The Stanford Media Preservation Lab has recently finished reformatting the 440 audiocassettes in the Fred Ross papers, an immense body of audio documenting the training meetings held by labor organizer Fred Ross Sr. Housed in Special Collections, the digitized audio focuses extensively on house meetings in the 1970s and 80s, an organizing technique Ross developed and taught. A small portion of the tapes include Cesar Chavez, who Ross hired and trained in the early 50s. Chavez later went on to form the National Farm Workers Association, but Ross always remained a mentor and strong influence. "As time went on, Fred became sort of my hero," Chavez said. "I saw him organize and I wanted to learn."
This week, while things were otherwise quiet at Stanford due to Spring Break, 35 technologists from 20 institutions* descended upon Stanford for our annual library developers' (un)conference: LibDevConX, hosted by SUL's Digital Library Systems & Services group. For the fourth year in a row, the event brought together some of the best and brightest technical experts from different places with like concerns, to explore needs, common solutions, and learn from each others' innovations. This year, topics included:
- comparing media and digital asset management solutions
- the latest features in Hydra 6
- exploring Hydra-not-on-Fedora
- what it would take to replace DSpace with a Hydra head
- requirements for a robust digital exhibits engine
- image interoperability
- effective approaches to testing web front-ends
- performance tuning for Ruby on Rails apps
- successful recipes for devOps
The event site is online at http://lib.stanford.edu/ldcx4, and notes are being posted in GitHub at https://github.com/ldcx/ldcx-2013 Work on some of the many ideas generated at the event has already begun, and will be coming to a digital library system near you in the coming quarters.
*CDL, Cornell, Columbia, Digital Curation Experts, the Danish Royal Library, Danish Technical University, Duke, the Getty Research Institute, Harvard, Indiana University, MIT, Notre Dame, NYU, Oregon State, Penn State, Princeton, the Southern California Chinese American Society, University of Virginia, and WGBH
This is the second blog post from Stanford Media Preservation Lab in our series documenting our progress as we refurbish our ½” reel-to-reel videotape machine. When we left off, we had given our Sony AV-3650 a good cleaning and re-lubricated most of the mechanical workings of the tape transport.
The goal for these next sessions was to remove the old jacks from the machine’s connector panel and replace them with modern jacks that wouldn’t require adapters and could be used with our newer equipment in the video lab. Although the connectors were still functional, they were old and worn from use.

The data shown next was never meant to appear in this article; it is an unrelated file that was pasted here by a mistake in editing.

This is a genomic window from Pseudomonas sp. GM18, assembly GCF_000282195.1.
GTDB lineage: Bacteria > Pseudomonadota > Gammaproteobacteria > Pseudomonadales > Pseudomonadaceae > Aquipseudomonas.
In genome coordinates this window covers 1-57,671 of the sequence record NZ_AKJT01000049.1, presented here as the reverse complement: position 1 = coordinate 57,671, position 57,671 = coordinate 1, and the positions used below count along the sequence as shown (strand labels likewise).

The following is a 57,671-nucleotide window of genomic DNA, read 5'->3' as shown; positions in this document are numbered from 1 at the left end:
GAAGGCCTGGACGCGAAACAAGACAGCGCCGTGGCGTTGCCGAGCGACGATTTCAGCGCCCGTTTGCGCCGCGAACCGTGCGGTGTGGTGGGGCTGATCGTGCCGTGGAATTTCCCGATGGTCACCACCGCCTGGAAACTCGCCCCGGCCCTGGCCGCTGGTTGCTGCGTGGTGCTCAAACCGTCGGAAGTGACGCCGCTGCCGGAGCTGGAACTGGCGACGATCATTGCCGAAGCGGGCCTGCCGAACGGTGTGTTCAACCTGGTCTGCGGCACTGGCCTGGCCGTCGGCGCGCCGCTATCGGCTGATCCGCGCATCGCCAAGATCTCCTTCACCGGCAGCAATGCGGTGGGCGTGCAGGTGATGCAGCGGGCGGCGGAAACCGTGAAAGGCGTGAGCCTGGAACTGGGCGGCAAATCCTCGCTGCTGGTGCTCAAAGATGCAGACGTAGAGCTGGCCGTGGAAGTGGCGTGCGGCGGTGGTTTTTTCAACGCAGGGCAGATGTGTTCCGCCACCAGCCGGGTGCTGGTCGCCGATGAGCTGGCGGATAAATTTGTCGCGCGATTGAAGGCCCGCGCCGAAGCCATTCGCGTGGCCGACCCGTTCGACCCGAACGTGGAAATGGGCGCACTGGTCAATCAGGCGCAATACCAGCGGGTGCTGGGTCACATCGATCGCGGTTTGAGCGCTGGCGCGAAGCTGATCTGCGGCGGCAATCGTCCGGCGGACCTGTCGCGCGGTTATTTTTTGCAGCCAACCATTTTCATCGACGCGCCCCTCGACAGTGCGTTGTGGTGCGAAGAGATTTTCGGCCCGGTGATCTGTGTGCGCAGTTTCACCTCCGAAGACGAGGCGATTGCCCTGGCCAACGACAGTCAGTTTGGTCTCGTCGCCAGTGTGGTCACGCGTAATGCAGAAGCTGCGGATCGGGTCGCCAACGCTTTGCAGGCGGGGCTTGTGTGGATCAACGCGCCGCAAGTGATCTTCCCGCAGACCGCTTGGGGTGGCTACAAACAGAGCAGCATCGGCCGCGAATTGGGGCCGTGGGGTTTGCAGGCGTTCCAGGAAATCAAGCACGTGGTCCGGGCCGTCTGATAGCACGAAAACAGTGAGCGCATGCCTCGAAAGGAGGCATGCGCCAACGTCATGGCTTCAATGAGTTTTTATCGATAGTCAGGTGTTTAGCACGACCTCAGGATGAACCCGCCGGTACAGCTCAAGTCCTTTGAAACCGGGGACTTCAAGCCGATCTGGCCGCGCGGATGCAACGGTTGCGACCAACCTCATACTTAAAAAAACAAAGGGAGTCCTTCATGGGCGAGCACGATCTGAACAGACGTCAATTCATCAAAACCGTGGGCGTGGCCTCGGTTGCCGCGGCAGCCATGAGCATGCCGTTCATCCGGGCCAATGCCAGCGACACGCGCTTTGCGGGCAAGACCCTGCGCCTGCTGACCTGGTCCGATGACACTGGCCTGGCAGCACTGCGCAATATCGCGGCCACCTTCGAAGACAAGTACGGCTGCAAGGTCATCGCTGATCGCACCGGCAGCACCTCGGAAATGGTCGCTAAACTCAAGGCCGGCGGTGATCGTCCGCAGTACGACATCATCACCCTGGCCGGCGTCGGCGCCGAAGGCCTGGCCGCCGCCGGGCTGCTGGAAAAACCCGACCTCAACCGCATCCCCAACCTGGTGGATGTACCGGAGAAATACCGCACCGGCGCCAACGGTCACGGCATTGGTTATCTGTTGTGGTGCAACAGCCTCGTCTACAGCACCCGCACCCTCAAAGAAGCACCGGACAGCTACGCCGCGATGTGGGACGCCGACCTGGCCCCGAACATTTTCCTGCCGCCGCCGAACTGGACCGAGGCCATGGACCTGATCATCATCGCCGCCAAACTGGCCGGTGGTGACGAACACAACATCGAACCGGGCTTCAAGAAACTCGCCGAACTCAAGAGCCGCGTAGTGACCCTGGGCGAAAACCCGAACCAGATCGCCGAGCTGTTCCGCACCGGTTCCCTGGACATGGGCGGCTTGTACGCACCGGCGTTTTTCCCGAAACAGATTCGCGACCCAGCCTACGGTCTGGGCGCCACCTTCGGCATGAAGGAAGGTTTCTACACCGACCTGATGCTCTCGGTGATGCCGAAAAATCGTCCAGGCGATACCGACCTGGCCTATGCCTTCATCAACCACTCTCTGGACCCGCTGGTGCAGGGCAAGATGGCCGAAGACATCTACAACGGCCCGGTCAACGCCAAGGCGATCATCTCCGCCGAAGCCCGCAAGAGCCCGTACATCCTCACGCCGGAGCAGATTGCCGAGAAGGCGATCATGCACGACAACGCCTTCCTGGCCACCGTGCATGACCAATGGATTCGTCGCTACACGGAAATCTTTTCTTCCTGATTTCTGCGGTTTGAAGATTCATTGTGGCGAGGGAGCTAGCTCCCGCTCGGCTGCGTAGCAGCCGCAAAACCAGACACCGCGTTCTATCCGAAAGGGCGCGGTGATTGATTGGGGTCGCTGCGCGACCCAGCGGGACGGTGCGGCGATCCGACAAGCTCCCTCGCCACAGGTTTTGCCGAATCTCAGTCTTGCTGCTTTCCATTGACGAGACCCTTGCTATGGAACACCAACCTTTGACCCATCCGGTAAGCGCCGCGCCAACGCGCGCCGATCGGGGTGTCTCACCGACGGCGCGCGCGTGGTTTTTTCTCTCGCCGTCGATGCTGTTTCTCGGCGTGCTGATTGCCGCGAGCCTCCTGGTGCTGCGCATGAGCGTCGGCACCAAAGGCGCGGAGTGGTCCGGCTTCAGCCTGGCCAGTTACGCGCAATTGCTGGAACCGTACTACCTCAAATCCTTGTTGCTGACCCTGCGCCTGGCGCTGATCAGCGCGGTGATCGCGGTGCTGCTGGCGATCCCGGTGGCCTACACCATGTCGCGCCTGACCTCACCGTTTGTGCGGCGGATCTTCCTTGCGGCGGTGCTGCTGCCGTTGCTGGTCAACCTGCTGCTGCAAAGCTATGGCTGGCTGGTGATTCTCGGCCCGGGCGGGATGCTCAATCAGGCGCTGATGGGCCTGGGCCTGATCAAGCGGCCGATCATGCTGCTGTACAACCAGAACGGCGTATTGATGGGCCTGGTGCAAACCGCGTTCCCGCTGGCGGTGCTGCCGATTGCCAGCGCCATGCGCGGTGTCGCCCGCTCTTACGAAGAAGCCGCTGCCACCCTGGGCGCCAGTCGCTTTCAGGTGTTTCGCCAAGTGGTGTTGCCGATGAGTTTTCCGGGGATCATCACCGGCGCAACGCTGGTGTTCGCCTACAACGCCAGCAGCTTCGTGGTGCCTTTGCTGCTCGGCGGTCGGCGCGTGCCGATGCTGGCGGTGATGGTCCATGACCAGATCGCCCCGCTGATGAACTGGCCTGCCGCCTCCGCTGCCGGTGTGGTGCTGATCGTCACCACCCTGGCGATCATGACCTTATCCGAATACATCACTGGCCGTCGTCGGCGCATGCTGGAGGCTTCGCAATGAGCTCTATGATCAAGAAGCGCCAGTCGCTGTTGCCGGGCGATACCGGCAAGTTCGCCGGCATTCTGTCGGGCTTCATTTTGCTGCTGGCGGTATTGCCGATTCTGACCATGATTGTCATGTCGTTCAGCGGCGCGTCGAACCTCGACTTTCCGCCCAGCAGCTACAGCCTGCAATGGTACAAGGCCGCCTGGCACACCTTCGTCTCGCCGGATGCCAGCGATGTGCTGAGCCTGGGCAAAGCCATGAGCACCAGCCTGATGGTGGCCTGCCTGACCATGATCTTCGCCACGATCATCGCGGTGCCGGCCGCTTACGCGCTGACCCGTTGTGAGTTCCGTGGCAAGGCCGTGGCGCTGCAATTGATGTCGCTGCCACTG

Although much of our time at SMPL is spent digitizing and working with library collections, part of our work involves seeking out legacy equipment that can be refurbished and installed in our labs for use in our reformatting work. In 2011, we were fortunate to find a working ½” EIAJ reel-to-reel videotape machine for sale. Knowing that it would need some work before it could be used, it lay tucked away until we received funding late last year to overhaul the machine and get it working in our lab. This is the first in a series of blog posts documenting our progress as we complete work on the restoration of our Sony AV-3650.
Did you read the news a few months ago about the Riverwalk Jazz archive coming to Stanford? Now the collection of radio shows is available online, featuring two channels of continuous audio streams: http://riverwalkjazz.stanford.edu/.
As fans of the long-running public radio program know, Riverwalk Jazz tells the story of early jazz and blues as it evolved in the first half of the 20th century. Using rich narrative, oral histories and interviews, clips of historic musical recordings, and live musical performances by the Jim Cullum Jazz Band, each radio show entertains and educates its listeners, promoting classic jazz music and an appreciation for its place in history. With this new web site, the series of programs is presented by the Stanford Archive of Recorded Sound as an incomparable research collection for use by jazz scholars and fans alike.
What's the first name you think of when considering the development of electronic music? Edgard Varèse? John Cage? Karlheinz Stockhausen? Now how about computer music? Max Mathews should be at the top of your list. While at Bell Laboratories in 1957, Mathews wrote the program MUSIC, ushering in an era of digital synthesis and composition. MUSIC went through many iterations, but its lasting influence can be seen in contemporary programs such as Max/MSP, itself named after the late pioneer.
Mathews' connection to Stanford is through the Department of Music and the Center for Computer Research in Music and Acoustics. Named a Professor of Music (Research) in 1985, Mathews continued pursuing digital sound synthesis techniques until his death on April 21, 2011. Although his recorded output is small, his contribution to the genre is no less important; he rightfully stands side by side with more prominent names on this illustrious compilation featuring the "early gurus of electronic music".
His archives, which includes papers, digital files, video, and audio recordings, was acquired by University Archives earlier this year by way of Jerry McBride, Head Librarian of the Music Library. Once the finding aid was complete, the Stanford Media Preservation Lab took on the reformatting duties for the media portion. Part of the work will be completed in our lab over the coming month, while the rest will be outsourced to a vendor.
All of the digital files will be available to the world in the not too distant future. Until then, here's a sample of what to expect.